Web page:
Revisiting Fanon: Lessons for Critical Race & Decolonial Struggles – presentation

Tonight Free University of Western Sydney is hosting a screening of Concerning Violence, the Goran Olsson film which uses archival footage of anticolonial struggles to contextualise Chapter 1 of Frantz Fanon’s The Wretched of the Earth. Omar Bensaidi and I will be chairing the discussion. Here is the presentation we have prepared with the text below.

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On making refugees work for us

ImmigrantTwo recent comments summarise the problem with responding to Australian Immigration Minister Peter Dutton’s base level Powellian dog-whistling racism with pictures of successful refugees.

Somayra Ismailjee‘s Engaging with Dutton’s Rhetoric is a Slippery Slope.

Somayra Ismailjee 19 May 2016

Somayra Ismailjee 19 May 2016

And this from Rise Refugee

RISE Refugee 20 May 2016

RISE Refugee 20 May 2016

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Revisiting Fanon: Lessons for Critical Race & Decolonial Struggles

IMG_5107On Thursday May 26 the Free University of Western Sydney will be hosting a special screening of the documentary Concerning Violence by Goran Hugo Olsson. Omar Bensaidi and I will be hosting a discussion afterwards at the Bankstown Arts Centre. All Welcome.

More details here.

State Murder – Updated

This post has had to have been updated to another death of a young man – a victim of state racism leading directly to the neglect of his health and ultimately the loss of his life – on Nauru on May 11 2016. Rakib – from Bangladesh, died of multiple heart attacks at Nauru hospital, age 26.

On 29 April 2016, another young man was killed by the Australian government’s policy of mass punishment by forced, indefinite incarceration. 23 year old, Omid is added to the list of deaths, Nauru concentration camp.

Reza Berati

Reza Berati

Reza Berati, killed on 17 February 2014, Manus Island concentration camp, age 23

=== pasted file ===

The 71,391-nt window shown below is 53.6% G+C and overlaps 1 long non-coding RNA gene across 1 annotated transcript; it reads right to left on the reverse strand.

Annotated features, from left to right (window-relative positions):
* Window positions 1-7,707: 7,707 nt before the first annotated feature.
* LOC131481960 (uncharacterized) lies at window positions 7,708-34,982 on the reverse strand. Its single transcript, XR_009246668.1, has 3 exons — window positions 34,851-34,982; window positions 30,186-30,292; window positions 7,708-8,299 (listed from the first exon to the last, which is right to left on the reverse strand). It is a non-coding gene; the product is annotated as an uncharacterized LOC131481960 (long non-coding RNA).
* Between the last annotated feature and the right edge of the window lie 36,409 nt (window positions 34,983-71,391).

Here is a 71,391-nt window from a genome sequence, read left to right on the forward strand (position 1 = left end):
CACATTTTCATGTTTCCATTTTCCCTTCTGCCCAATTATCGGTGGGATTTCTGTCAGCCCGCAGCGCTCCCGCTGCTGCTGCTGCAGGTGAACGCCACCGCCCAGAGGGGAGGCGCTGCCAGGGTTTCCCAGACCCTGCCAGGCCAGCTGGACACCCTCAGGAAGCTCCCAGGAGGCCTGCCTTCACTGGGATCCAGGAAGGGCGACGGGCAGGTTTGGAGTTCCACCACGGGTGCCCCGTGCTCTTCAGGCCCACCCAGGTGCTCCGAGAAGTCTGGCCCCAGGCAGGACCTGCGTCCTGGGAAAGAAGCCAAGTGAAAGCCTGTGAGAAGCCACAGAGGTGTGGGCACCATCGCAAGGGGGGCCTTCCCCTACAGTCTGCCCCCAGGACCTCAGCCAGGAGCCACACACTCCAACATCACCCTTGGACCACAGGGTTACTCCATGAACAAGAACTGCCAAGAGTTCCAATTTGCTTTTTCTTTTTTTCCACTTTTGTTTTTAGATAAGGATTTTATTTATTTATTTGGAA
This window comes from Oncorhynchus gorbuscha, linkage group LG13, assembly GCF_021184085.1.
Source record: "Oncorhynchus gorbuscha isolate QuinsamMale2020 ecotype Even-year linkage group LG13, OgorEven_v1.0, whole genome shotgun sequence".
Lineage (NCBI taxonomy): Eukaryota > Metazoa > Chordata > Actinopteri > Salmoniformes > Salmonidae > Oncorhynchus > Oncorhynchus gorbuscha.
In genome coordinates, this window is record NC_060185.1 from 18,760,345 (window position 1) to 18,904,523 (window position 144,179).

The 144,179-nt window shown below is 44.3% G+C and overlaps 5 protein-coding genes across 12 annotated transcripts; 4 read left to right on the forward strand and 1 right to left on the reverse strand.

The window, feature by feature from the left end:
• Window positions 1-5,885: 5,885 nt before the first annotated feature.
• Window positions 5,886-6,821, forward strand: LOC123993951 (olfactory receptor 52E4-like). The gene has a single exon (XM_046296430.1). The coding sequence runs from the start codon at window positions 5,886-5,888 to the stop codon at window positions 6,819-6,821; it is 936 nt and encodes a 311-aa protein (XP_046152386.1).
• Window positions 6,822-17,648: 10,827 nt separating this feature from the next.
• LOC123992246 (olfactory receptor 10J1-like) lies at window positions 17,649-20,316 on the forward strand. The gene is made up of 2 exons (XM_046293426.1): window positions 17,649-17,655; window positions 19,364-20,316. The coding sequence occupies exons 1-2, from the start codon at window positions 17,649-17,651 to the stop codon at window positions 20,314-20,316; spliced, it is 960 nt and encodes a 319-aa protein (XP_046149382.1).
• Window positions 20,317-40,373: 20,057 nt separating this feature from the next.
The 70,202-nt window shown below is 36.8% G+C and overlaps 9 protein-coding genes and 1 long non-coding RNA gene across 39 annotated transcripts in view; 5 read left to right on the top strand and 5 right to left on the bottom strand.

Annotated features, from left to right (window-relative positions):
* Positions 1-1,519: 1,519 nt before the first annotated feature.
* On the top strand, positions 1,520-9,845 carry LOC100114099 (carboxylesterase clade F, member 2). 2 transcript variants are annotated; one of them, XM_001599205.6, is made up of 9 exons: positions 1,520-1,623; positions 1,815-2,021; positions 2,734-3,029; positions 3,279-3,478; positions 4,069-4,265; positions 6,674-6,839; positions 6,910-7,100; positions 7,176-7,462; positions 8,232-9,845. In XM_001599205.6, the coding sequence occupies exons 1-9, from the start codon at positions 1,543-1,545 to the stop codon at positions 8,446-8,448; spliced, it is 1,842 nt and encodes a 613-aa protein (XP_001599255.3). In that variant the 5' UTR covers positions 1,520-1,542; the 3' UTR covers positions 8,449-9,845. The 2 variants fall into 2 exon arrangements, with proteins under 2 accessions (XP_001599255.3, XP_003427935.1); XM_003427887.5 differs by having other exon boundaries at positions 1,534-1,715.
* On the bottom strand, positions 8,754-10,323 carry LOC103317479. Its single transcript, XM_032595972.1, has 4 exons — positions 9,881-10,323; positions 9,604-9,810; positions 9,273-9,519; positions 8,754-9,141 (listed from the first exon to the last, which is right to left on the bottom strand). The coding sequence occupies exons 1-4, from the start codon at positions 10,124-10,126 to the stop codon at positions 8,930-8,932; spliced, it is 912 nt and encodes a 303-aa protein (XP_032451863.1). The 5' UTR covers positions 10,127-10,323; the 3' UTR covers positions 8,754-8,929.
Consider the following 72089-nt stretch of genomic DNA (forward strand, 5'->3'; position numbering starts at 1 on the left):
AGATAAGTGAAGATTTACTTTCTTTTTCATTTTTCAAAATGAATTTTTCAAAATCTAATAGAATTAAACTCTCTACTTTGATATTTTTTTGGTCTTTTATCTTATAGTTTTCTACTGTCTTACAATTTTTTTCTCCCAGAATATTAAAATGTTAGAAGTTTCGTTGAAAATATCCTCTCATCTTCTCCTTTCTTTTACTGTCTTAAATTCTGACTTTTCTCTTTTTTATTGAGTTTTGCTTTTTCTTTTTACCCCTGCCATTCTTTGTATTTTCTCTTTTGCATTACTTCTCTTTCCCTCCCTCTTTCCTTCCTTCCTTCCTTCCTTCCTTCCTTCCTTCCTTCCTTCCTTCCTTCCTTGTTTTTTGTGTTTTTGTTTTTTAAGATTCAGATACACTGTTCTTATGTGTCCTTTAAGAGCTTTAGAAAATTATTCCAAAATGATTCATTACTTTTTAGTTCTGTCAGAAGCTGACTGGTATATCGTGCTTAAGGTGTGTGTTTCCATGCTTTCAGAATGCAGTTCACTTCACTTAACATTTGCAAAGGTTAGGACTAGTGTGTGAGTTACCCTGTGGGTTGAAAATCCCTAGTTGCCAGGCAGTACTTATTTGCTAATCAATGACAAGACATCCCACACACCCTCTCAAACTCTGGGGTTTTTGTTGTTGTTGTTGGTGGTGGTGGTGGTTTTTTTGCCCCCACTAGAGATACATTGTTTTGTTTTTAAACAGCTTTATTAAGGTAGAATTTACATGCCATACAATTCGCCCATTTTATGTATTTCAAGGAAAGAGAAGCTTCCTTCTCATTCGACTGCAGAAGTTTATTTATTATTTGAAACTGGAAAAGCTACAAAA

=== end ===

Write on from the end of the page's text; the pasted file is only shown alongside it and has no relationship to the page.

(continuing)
Hamid Kehazaei

Hamid Kehazaei

Hamid Kehazaei, died due to negligence in the Manus Island concentration camp, Brisbane, 4 September 2014, age 24.

Rest in Power.

Divestment protestors occupy Australian Council of Superannuation Investors Conference

Screen Shot 2016-05-10 at 14.23.07Reposting news of this very important action by Divest from Detention activists:

Text of pamphlet distributed at meeting of Australian Council of Superannuation investors annual conference, Melbourne, 10th May 2016.

This morning, 10th May 2016, the Divest from Detention network has targeted the annual conference of the Australian Council of Superannuation Investors (ACSI) in Melbourne:

Mandatory detention cannot be risk managed: close the camps
In August 2015, in the wake of HESTA’s decision to divest from Transfield, it was reported that ACSI was “seeking more information” on the situation in the Manus and Nauru detention camps. Just in case ACSI and its member funds haven’t noticed, people are still being raped, illegally detained, tortured and are still dying on Manus and Nauru, all on the dime of some of Australia’s largest super funds. Compensation for illegal detention on Manus Island is likely to run into the millions if not billions.
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Free Speech and Religious Freedom after Charlie Hebdo and Section 18C

On April 7, I was invited to participate in a round table on ‘Free Speech and Religious Freedom after Charlie Hebdo and Section 18C’ at the University of Wollongong by Tanja Dreher and Michael Griffiths on the occasion of Anshuman Mondal‘s visit to the University. Here are the slides from my brief presentation which touched on recent events in France and made an attempt to connect them to issues arising from the theorisation of the postracial.

I also gave a response to Mondal’s lecture, ‘Freedom of Expression and Religious Freedom in Contemporary Multiculture’, the text of which I reproduce here. Continue reading

Free Speech and Religious Freedom after Charlie Hebdo and Section 18C

Roundtable-ŒFree-Speech-and-Religious-Freedom-after-Charlie-Hebdo-and-Section-18C¹-1bix0wm-723x1024I am speaking at this event at the University of Wollongong. My brief talk will be looking at racism denial as central to postracialism. My main focus will be the recent, openly Islamophobia, editorial by Charlie Hebdo, the Islamophobic and anti-Black statements by French Minister for Families Laurence Rossignol, and the ‘successful’ law suit for ‘anti-white racism’ taken by French republican antiracist organisations. I will be basing my comments on the activism and scholarship of figures central to the French decolonial antiracist movement principally, Houria Bouteldja, Sadri Khiari, Ndella Paye, and Brigade Anti-Negrophobie.